Fall of a San Francisco Democrat
Arthur Bruzzone

Wall Street Journal
December 13, 1991

     in the heat of the 1990 Texas gubernatorial campaign, Ann Richards was labeled by her opponents a "San Francisco Democrat." But this week, the San Francisco Democrat, San Francisco Mayor Art Agnos, was voted out of office and was replaced by a former police chief and moderate Democrat, Frank Jordan. Mr. Agnos paid the price for ignoring basic city services in order to push an ultra liberal agenda.

    When he won the mayoralty in 1988, he and his supporters heralded the victory as the beginning of new era in American politics. City Hall would be controlled by the neighborhoods. Downtown corporate interests wouid be tamed and made socially responsible. He promised that disenfranchised groups would hold significant positions in his administration. And he fulfilled most of these promises. Anti-growth advocates were appointed to the planning commission. Business taxes were raised to a level higher than in any municipality in the nation. Blacks, women, gays and Hispanics were hired in unprecedented numbers.

    San Francisco has a tradition of progressive politics at City Hall. And citizens of San Francisco's Irish, Italian and Asian neighborhoods have been exceedingly tolerant of it. They quietly go about their business, hidden from tourists and the national media, while various cultural and political movements dominate the streets. That is. they did untll Saddant Hussein invaded Kuwait.

    The Persian Gulf War focused the anger of San Francisco's working citizens. While polls indicated that a majority of San Franciscans strongly supported the military action in the Gulf, anti-war protestors blockaded the San Francisco Oakland Bay Briidge and the streets of the downtown business district. When asked to condemn the blockade, Mr. Agnos said it bothered him less than the war did. At the same time, the cify's Board of Supervisors declared the city a sanctuary for war reslsters.

    The event reinforced San Francisco's distorted image, and business suifered.  Conventions were canceled, including that 0f the American Petroleum Institute, which cost the city $7 miliion.

    In the months that Jollowed, Polls showed that San Francisco's quiet majority wasn't just angry about the mayor's foreign policy. They were also fed up with failing city services and the shrinking employment base. The Agnos administration cut the street-sweeping budget in half in order to increase welfare. For two years, the mayor refused to allow poilce to remove a large group of homeless from the park across the street from City Hall. Aggressive pandhandlers intimidated visitors at the city's main tourist attractions. Eight thousand jobs were lost in the city in 1991.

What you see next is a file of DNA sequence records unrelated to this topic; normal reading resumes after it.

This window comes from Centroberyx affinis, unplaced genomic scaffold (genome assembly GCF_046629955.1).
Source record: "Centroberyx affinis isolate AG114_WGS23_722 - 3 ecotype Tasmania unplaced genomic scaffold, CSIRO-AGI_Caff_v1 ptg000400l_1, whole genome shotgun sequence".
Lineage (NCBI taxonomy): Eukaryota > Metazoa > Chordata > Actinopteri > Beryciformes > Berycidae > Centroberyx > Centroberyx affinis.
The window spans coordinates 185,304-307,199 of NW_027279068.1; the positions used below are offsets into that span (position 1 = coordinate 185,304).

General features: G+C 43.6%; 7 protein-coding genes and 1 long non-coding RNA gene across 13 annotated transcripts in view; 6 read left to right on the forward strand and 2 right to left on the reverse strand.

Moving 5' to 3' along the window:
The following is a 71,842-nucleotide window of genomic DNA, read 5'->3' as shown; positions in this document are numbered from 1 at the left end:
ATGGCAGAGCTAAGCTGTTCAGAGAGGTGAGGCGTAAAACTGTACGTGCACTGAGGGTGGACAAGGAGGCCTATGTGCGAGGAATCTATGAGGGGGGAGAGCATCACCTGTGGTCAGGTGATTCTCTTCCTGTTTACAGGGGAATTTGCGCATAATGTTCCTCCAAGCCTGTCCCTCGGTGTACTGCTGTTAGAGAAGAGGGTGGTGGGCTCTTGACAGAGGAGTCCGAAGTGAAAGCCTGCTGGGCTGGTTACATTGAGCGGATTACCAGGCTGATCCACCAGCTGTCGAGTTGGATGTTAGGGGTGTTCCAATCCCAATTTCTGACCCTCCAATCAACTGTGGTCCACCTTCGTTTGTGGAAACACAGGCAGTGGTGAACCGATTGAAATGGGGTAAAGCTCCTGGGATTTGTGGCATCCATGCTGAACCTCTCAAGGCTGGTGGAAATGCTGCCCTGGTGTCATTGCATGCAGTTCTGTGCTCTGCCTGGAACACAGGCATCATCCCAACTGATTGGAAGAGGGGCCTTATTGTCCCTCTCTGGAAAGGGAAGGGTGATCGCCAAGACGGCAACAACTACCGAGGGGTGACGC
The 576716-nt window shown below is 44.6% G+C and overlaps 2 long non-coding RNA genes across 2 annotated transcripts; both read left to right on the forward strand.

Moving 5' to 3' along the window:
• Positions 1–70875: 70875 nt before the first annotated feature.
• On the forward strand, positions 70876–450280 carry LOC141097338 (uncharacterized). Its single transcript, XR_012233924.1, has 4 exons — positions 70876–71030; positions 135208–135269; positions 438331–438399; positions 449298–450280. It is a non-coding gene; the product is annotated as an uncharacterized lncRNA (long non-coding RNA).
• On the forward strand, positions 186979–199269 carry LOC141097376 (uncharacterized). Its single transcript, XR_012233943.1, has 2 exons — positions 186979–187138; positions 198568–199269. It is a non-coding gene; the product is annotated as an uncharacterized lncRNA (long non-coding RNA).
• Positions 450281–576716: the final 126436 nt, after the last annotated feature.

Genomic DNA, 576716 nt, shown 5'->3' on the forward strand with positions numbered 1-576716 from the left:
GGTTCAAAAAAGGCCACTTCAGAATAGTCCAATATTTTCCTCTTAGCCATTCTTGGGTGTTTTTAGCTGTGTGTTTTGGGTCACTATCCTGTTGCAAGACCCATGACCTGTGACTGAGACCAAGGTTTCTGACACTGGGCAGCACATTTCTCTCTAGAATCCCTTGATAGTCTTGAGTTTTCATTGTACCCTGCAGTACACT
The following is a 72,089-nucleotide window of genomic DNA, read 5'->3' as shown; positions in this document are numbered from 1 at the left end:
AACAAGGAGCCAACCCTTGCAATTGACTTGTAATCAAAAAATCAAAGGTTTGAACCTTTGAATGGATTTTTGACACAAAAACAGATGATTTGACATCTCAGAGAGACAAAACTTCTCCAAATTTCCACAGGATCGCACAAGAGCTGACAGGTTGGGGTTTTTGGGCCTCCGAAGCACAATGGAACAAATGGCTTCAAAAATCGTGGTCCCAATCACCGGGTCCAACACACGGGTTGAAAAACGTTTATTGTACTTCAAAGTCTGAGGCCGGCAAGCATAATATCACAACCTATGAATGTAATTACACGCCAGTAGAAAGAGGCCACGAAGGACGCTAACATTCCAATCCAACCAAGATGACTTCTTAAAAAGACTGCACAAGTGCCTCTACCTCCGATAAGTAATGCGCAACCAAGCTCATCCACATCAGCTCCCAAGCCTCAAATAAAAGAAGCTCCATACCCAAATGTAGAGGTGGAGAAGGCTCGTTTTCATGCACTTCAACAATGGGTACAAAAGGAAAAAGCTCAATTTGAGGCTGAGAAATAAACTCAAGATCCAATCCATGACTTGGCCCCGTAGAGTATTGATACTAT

San Franciscans worried about a November poll of CEOs in Fortune magazine that rated San Francisco 19th out of 50 cities as a place to do business. Most damaging, they resented Mr. Agnos's closed door policy to anyone or any group that opposed his administration. A manifestation of his isolation was his decislon to add another layer of government to the city bureaucracy by creating seven highly paid deputy mayor positions. Ironically, Art Agnos, hero of a movement that was anti-estabIishment, had created an intransigent establishntent

    During Mr. Agnos's term of office, the city actually remained in fairly good economic shape. Unemployment remained iow, at about 4.5%, its port remerged as a najor Li.S. maritime container port, moving up to 12th from 20th place, and San Francisco-based Bank of America absorbed its Los Angeles competitor, Security Pacific.

   But the grim political news had the mayor's colleagues worried. They knew that if he was defeated. the entire progressive agenda was threatened, and possibly several political careers. The mayor's supporters distributed mailers that warned of the menace of a takeover 0f the city by Republicans--unlikely, since Republicans make up just 18% percent of San Francisco's electorate.

   In the end it was the city's traditional "Papal tigers" and Italian-Americans plus its new Asian voters-who voted Mr. Agnos out of office. Winning candidate Frank Jordan crafted a campaign that stressed the concerns of the city's quiet voters-lower taxes, streamlining city departments, creating more jobs and improving education.

   And there lies a message for both political parties. The quiet majority can't be Ignored indefinitely, not even in San Fran'cisco.

Mr. Bruzzone is co-host and producer of the San Francisco weekly televsion
prooram "SF / Politics" and vice chairman of ihe San Francisco Republican Party.